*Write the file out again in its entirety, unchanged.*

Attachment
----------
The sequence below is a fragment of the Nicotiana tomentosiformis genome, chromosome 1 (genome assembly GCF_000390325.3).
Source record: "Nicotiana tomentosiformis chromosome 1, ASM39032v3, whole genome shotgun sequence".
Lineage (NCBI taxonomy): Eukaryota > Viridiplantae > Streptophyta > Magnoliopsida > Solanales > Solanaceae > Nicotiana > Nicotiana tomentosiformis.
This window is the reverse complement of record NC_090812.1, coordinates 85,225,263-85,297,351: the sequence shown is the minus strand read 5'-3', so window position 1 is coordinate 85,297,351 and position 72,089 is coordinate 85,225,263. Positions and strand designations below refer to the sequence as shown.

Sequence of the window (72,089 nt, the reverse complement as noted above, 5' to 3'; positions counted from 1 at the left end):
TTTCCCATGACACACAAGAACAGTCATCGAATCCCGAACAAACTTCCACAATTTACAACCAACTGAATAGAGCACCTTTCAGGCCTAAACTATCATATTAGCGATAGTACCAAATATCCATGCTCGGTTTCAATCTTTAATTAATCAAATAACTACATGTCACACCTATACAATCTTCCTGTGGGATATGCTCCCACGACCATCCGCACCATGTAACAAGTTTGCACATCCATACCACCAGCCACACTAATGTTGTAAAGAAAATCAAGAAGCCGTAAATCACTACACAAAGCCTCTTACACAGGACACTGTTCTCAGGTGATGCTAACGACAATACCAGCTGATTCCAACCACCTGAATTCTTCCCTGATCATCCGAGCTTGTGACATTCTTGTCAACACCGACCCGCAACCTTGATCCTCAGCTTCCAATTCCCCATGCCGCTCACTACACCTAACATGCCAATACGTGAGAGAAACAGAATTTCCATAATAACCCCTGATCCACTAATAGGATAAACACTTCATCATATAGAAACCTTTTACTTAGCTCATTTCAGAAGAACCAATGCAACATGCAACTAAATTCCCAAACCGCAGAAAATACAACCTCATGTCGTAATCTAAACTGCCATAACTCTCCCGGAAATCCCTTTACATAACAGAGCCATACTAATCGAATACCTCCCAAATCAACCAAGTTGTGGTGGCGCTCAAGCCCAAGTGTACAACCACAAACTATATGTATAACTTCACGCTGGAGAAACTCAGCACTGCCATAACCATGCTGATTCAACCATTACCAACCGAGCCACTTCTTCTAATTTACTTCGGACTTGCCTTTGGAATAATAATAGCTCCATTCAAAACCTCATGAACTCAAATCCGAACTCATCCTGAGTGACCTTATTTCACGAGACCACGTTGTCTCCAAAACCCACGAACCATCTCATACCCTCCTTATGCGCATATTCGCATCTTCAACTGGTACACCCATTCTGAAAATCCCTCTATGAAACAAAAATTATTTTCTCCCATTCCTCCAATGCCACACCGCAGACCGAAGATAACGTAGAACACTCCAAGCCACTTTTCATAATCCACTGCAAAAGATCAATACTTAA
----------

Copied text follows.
The sequence below is a fragment of the Nicotiana tomentosiformis genome, chromosome 1 (genome assembly GCF_000390325.3).
Source record: "Nicotiana tomentosiformis chromosome 1, ASM39032v3, whole genome shotgun sequence".
Lineage (NCBI taxonomy): Eukaryota > Viridiplantae > Streptophyta > Magnoliopsida > Solanales > Solanaceae > Nicotiana > Nicotiana tomentosiformis.
This window is the reverse complement of record NC_090812.1, coordinates 85,225,263-85,297,351: the sequence shown is the minus strand read 5'-3', so window position 1 is coordinate 85,297,351 and position 72,089 is coordinate 85,225,263. Positions and strand designations below refer to the sequence as shown.

Sequence of the window (72,089 nt, the reverse complement as noted above, 5' to 3'; positions counted from 1 at the left end):
TTTCCCATGACACACAAGAACAGTCATCGAATCCCGAACAAACTTCCACAATTTACAACCAACTGAATAGAGCACCTTTCAGGCCTAAACTATCATATTAGCGATAGTACCAAATATCCATGCTCGGTTTCAATCTTTAATTAATCAAATAACTACATGTCACACCTATACAATCTTCCTGTGGGATATGCTCCCACGACCATCCGCACCATGTAACAAGTTTGCACATCCATACCACCAGCCACACTAATGTTGTAAAGAAAATCAAGAAGCCGTAAATCACTACACAAAGCCTCTTACACAGGACACTGTTCTCAGGTGATGCTAACGACAATACCAGCTGATTCCAACCACCTGAATTCTTCCCTGATCATCCGAGCTTGTGACATTCTTGTCAACACCGACCCGCAACCTTGATCCTCAGCTTCCAATTCCCCATGCCGCTCACTACACCTAACATGCCAATACGTGAGAGAAACAGAATTTCCATAATAACCCCTGATCCACTAATAGGATAAACACTTCATCATATAGAAACCTTTTACTTAGCTCATTTCAGAAGAACCAATGCAACATGCAACTAAATTCCCAAACCGCAGAAAATACAACCTCATGTCGTAATCTAAACTGCCATAACTCTCCCGGAAATCCCTTTACATAACAGAGCCATACTAATCGAATACCTCCCAAATCAACCAAGTTGTGGTGGCGCTCAAGCCCAAGTGTACAACCACAAACTATATGTATAACTTCACGCTGGAGAAACTCAGCACTGCCATAACCATGCTGATTCAACCATTACCAACCGAGCCACTTCTTCTAATTTACTTCGGACTTGCCTTTGGAATAATAATAGCTCCATTCAAAACCTCATGAACTCAAATCCGAACTCATCCTGAGTGACCTTATTTCACGAGACCACGTTGTCTCCAAAACCCACGAACCATCTCATACCCTCCTTATGCGCATATTCGCATCTTCAACTGGTACACCCATTCTGAAAATCCCTCTATGAAACAAAAATTATTTTCTCCCATTCCTCCAATGCCACACCGCAGACCGAAGATAACGTAGAACACTCCAAGCCACTTTTCATAATCCACTGCAAAAGATCAATACTTAA